In Psalm 119:71, the blessing is when you get afflicted; you learn the statutes of the Lord. One of the blessings of suffering is for all those faithful people who have turned from their sin and trusted in Jesus. The suffering brings you closer to Jesus. It doesn’t push you further away. The suffering drives you deeper into the word, not pushing you away from the word. I mentioned that, as I record this, I’m anticipating the third brain surgery. These surgeries are not fun. I don’t want to have them. When I first learned in late 2019 that surgery was going to be the only fix for this problem. And we started visiting other neurosurgeons to try to get other opinions, and we kept hearing the same thing. When we agreed on a surgeon and we agreed on a date, we did it because we thought that surgery would fix it. Well, I woke up from that first surgery, and I was better for a little while. But after a few months, my symptoms came back and were worse. Then we started talking about a second surgery. And we did the second surgery because we thought the second surgery would fix the problems that the first surgery didn’t. And so we went back to surgery, and I woke up from the second surgery. The moment I woke up, I’m telling you, my symptoms were worse than they’d ever been. My first conscious thought when waking from the second surgery was that I was way worse than I was before. There was an explanation for that. And we went through the recovery period with the promise and the hope that things would get better, and it didn’t get better. It didn’t get better; my problems have gotten worse. Now we’re having this third surgery with a different doctor, a different neurosurgery team at a different hospital, with the promise that these guys really will fix the problem. But I wouldn’t do it if they weren’t certain that they could do some good. And yet I know that there are no guarantees in this life. There are no guarantees in modern medicine. And you look back, and you say, oh my goodness, here’s this guy, and you’re getting ready for a third surgery.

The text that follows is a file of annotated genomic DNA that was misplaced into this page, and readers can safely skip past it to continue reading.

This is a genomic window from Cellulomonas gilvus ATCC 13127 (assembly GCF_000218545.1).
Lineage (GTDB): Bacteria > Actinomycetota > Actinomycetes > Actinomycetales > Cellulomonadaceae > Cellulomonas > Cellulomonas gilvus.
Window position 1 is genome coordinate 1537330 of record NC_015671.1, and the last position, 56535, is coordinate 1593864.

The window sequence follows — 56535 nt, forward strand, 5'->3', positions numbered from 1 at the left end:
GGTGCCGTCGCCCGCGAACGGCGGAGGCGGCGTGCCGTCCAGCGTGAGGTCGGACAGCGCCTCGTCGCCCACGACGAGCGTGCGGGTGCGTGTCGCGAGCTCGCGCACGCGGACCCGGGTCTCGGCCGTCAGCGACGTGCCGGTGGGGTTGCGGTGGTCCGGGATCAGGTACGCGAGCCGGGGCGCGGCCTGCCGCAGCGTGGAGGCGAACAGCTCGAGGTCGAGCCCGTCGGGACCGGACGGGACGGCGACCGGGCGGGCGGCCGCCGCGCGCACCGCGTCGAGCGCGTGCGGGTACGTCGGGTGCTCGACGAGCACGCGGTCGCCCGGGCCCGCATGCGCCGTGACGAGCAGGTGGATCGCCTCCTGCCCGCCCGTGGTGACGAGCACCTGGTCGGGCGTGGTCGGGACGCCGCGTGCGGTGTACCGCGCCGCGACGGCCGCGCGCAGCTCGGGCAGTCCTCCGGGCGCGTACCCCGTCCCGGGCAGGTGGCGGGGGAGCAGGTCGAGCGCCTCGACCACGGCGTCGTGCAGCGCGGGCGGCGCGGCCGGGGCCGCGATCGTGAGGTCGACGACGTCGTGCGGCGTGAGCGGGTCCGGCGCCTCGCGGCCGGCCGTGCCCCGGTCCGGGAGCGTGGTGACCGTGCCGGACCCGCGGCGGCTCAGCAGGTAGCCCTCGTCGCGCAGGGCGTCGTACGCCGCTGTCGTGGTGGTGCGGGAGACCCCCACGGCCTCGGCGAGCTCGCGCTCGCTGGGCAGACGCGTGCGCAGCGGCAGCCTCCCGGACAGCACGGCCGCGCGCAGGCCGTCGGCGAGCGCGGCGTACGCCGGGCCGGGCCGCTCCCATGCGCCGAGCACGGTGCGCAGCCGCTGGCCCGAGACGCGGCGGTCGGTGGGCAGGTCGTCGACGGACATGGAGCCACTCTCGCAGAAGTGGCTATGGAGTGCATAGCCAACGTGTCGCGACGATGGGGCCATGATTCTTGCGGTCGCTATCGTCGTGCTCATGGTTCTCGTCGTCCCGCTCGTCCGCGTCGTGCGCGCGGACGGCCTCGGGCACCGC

By the time you’re listening to this, I’ll have had the third surgery, and you’re doing it because the first two were failures, right? I want you to know that the first two surgeries were not failures. Did they fix my medical problem? No, they didn’t fix my medical problem. But the Lord is in sovereign control of my life. The Lord is good. The Lord loves me. The Lord wants my good, not my ill. The Lord has plans to prosper me, not to fail me. He led me into those surgeries. Why? Well, that wasn’t to fix my problem. As I record these words, before the third surgery, I’m having a pretty significant spasm as I speak to you, and I’m hurting right now while I speak to you. The surgeries didn’t fix my problem. But Psalm 119:71 does not say, it is good for me that I was afflicted so that I might get fixed in this life. It’s not what it says. It says it’s good for me that I was afflicted, that I might learn your statutes. I did not get healing on the other side of my previous surgeries. I don’t know, as I record this, if I have healing on the other side of the third surgery. But amazing things happened in the aftermath of those surgeries. Each time I encountered the Lord in his Word in powerful ways. Between the first surgery and the second surgery, I read the Bible through completely. I’m committed every year to reading the Bible from cover to cover. And in between those first two surgeries, I read the Bible from cover to cover with insight and with closeness with the Lord like I’d never experienced before. One day, I’m going to tell you all the things that the Lord showed me in that year. Part of it in recovery, but in that year of searching the Lord in his Word, I’m telling you, I know I know the Word of God better. I know God better because of those months of recovery. And then, after the second surgery, I did the same thing again, I read the Bible again. I prayed through the Bible and had specific concrete passages that I was praying through. I’m telling you, the Lord showed up in ways that were so meaningful and so precious, I have to tell you that I don’t like the surgeries, and I don’t want to have any more. But if you told me you have to have a surgery a year, and you’ll know the Lord that way, it would be worth it. And I would do it. What I discovered in the Word and how I encountered the Lord was so precious to me that it’s worth 100 surgeries.

Growth in the Word

The Bible says it’s good for me that I was afflicted, that I might learn your statutes. This is a guarantee. Not that there’s healing on the other side of our suffering, not that there’s healing on the other side of a first, second, or even a third surgery. This is a guarantee that when you suffer, God is going to guide you in the Word. He’s going guide you into a deep relationship with him, and you’ll know him, and you’ll know his Word better. There’s something that God does to meet with us in suffering that is so precious that it can only happen when we are weak and afflicted. I just want to speak to you from my heart today. As you listen to this, I’ve got a clearer picture of where I am on the road to recovery. As I record, I have no clue, but I’m thankful for the opportunity to be afflicted. I’m thankful for the opportunity to grow in my relationship with the Lord and to grow in my knowledge of the Word because one of the precious blessings of suffering one of the great graces of affliction is to grow in the Word of God, and that growth is worth any price and any surgery.